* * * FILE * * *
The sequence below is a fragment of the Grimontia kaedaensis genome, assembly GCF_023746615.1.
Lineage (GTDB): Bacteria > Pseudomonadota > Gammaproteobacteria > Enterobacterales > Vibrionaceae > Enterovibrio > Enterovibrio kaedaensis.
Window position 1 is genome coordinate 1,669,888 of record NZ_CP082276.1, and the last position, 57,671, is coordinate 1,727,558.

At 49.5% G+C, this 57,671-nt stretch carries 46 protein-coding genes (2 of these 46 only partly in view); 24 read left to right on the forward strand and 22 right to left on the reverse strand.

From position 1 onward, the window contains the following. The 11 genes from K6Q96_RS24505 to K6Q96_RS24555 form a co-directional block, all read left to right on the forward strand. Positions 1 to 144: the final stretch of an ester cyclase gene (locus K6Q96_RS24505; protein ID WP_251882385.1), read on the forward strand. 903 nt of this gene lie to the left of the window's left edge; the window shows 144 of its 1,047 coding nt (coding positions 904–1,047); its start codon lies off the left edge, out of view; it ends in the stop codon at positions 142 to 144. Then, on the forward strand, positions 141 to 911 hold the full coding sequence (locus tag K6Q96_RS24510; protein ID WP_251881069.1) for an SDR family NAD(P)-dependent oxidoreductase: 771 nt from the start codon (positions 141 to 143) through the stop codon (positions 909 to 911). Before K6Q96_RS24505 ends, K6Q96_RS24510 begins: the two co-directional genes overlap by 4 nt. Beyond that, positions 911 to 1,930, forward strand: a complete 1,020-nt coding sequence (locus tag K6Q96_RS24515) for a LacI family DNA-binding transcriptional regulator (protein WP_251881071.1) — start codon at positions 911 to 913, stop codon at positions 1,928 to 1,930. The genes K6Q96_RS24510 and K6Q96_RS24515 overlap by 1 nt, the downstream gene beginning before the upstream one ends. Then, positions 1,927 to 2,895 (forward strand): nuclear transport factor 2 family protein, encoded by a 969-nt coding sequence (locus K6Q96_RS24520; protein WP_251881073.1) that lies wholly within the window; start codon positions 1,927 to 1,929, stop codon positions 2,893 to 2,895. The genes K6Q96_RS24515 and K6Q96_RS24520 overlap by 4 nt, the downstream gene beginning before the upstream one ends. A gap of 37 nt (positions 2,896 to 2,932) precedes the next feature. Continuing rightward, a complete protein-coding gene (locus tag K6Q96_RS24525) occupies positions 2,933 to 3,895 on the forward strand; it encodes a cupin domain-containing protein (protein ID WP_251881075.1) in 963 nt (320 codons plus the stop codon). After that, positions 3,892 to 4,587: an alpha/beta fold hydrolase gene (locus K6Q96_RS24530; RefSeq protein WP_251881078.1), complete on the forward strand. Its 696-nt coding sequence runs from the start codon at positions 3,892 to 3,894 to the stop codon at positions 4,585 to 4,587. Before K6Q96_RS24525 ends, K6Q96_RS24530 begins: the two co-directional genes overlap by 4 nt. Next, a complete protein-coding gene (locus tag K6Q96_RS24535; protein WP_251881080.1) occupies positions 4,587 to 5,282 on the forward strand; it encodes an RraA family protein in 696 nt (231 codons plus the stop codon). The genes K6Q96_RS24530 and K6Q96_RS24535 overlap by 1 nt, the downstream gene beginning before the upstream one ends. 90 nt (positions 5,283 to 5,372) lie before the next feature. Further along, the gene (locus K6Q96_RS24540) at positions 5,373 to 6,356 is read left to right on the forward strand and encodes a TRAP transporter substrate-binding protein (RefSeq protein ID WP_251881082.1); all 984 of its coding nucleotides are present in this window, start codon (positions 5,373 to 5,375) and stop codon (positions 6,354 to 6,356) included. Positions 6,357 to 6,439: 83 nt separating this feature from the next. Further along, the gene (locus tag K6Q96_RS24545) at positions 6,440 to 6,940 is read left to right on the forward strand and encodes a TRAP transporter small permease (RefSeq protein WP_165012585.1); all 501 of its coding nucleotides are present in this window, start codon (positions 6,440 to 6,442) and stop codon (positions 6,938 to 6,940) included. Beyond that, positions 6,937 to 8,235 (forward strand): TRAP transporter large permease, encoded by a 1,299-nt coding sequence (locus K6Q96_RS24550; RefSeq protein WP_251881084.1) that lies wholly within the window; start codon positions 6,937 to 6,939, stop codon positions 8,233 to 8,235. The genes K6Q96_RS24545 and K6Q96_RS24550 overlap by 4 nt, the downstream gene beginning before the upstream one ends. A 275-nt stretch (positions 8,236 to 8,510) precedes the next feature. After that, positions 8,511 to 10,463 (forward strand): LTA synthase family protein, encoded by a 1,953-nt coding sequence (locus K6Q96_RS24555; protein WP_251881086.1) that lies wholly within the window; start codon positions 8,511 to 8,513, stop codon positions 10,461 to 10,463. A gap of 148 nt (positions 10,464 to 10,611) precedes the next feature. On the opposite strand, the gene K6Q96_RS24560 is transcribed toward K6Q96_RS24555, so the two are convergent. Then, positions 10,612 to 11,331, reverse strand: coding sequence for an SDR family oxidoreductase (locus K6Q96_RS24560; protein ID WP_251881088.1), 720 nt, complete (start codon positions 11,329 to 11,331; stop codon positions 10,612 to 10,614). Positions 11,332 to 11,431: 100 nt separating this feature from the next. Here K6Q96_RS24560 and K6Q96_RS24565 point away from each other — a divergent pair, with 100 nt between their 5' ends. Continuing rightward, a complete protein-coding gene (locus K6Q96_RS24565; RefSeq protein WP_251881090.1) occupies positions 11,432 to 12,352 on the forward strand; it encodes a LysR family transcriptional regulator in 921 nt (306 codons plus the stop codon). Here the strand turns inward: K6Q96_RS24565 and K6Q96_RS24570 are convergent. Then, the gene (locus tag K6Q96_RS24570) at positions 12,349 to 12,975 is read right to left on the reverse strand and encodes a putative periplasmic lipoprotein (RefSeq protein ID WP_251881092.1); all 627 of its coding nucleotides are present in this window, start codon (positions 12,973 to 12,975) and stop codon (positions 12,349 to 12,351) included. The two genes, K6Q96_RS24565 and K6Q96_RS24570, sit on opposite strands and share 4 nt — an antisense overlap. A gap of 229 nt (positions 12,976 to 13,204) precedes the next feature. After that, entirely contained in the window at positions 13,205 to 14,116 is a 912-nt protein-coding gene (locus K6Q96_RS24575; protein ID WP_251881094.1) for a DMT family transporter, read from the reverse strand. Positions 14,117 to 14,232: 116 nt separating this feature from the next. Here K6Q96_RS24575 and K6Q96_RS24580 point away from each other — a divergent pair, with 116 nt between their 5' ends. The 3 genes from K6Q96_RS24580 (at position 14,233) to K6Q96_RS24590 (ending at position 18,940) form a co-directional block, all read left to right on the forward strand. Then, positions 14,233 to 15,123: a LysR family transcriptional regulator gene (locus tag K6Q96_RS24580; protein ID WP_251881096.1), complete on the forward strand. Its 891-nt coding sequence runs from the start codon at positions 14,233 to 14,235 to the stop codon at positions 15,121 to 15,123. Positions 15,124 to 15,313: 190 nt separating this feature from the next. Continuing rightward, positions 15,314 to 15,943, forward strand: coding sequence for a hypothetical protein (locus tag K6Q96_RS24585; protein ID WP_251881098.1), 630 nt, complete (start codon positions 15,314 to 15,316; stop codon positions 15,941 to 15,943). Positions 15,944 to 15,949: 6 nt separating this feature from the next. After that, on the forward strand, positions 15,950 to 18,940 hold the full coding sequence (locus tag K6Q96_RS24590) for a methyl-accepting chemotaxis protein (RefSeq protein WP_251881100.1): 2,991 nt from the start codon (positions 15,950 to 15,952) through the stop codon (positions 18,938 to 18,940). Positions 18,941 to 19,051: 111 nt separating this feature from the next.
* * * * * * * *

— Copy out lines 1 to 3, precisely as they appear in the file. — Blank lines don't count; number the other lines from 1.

The sequence below is a fragment of the Grimontia kaedaensis genome, assembly GCF_023746615.1.
Lineage (GTDB): Bacteria > Pseudomonadota > Gammaproteobacteria > Enterobacterales > Vibrionaceae > Enterovibrio > Enterovibrio kaedaensis.
Window position 1 is genome coordinate 1,669,888 of record NZ_CP082276.1, and the last position, 57,671, is coordinate 1,727,558.